In this activity, students compare two photographs (with time spans of 30-100 years between photos) of specific Alaskan glaciers to observe how glaciers have changed over the time interval. Activity is a good kickoff for learning about glaciology - how and why glaciers form, grow and shrink, and their relation to climate change.

This video is one of a series produced by the Switch Energy project. It highlights the use of biofuels as a renewable source of energy.

This carbon calculator, developed by the EPA, guides students in calculating their carbon footprint and then using that information to make decisions about how to reduce their carbon emissions.

A short video on the causes of ocean acidification and its effects on marine ecosystems.

This activity identifies and explains the benefits of and threats to coral reef systems. Students read tutorials, describe the role of satellites, analyze oceanographic data and identify actions that can be undertaken to reduce or eliminate threats to coral reefs. As a culminating activity, students prepare a public education program.

In this video, students see how data from the ice core record is used to help scientists predict the future of our climate. Video features ice cores extracted from the WAIS Divide, a research station on the West Antarctic Ice Sheet.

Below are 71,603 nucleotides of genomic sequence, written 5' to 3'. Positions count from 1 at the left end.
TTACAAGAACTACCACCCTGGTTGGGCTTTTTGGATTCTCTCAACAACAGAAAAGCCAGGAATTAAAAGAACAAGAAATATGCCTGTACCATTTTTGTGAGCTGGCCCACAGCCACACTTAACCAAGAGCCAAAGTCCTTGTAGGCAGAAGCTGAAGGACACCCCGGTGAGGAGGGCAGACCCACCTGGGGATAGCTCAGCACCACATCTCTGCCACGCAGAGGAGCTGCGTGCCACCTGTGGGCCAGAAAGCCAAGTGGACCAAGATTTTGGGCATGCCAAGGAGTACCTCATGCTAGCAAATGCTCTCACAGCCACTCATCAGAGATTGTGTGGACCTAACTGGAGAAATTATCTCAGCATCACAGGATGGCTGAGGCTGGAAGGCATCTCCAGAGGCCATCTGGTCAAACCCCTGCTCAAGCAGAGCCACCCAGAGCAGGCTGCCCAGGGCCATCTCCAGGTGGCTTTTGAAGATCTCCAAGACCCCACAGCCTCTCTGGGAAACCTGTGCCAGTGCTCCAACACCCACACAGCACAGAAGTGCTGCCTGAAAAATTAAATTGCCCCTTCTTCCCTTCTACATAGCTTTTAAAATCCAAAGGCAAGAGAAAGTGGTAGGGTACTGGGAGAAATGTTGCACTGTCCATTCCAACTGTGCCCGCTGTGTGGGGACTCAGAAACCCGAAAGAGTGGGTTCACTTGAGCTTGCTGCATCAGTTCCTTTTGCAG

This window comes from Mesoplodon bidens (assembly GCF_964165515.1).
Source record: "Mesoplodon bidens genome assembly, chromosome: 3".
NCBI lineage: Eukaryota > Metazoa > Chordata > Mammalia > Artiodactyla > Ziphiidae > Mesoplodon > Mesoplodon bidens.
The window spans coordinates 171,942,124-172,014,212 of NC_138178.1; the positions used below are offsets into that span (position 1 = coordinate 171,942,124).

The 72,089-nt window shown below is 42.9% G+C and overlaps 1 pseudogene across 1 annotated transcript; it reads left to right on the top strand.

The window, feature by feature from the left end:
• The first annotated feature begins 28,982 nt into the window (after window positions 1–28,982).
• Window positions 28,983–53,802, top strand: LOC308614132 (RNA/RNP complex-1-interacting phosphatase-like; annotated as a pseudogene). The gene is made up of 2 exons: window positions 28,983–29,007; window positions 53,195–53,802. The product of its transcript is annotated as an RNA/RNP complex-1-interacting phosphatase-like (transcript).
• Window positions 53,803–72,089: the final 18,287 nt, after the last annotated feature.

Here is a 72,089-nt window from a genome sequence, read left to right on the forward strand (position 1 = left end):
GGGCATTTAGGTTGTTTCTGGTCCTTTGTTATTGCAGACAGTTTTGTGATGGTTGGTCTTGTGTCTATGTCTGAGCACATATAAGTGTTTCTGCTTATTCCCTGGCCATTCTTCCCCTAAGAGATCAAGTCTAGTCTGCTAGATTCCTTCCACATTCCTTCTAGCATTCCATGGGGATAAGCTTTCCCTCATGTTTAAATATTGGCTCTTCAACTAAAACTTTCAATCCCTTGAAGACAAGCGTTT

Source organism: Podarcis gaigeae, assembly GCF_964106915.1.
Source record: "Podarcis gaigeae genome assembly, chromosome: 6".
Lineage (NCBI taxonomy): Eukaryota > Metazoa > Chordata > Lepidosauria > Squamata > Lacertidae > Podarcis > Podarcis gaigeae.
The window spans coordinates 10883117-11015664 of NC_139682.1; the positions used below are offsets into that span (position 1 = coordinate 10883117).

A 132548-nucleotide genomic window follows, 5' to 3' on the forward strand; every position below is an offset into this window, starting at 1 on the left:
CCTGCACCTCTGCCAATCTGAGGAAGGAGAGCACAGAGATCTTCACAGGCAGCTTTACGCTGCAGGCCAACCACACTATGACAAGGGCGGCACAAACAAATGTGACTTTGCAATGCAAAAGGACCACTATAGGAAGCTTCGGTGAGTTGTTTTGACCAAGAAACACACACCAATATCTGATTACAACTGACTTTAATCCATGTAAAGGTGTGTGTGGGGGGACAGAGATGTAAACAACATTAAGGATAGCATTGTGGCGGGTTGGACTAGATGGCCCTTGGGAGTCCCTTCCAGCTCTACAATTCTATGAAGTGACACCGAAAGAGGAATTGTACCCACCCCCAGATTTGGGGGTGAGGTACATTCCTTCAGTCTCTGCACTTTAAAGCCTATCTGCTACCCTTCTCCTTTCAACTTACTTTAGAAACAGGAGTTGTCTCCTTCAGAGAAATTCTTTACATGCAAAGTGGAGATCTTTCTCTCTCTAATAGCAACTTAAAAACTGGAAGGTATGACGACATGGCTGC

With this carbon/temperature interactive model, students investigate the role of atmospheric carbon in the greenhouse effect using a relationship between atmospheric carbon dioxide and global temperature.

This simplified animation of a geothermal power plant from the U.S. Department of Energy illustrates commonalities with traditional power-generating stations. While there are many types of geothermal power plants, this animation shows a generic plant.

Students examine data from Mauna Loa to learn about CO2 in the atmosphere. The students also examine how atmospheric CO2 changes through the seasonal cycle, by location on Earth, and over about 40 years and more specifically over 15 years. Students graph data in both the Northern and Southern Hemisphere and draw conclusions about hemispherical differences in CO2 release and uptake.

This visualization is a map showing the global Climate Demography Vulnerability Index (CDVI) - areas of human population with the highest vulnerability to the impacts of climate change.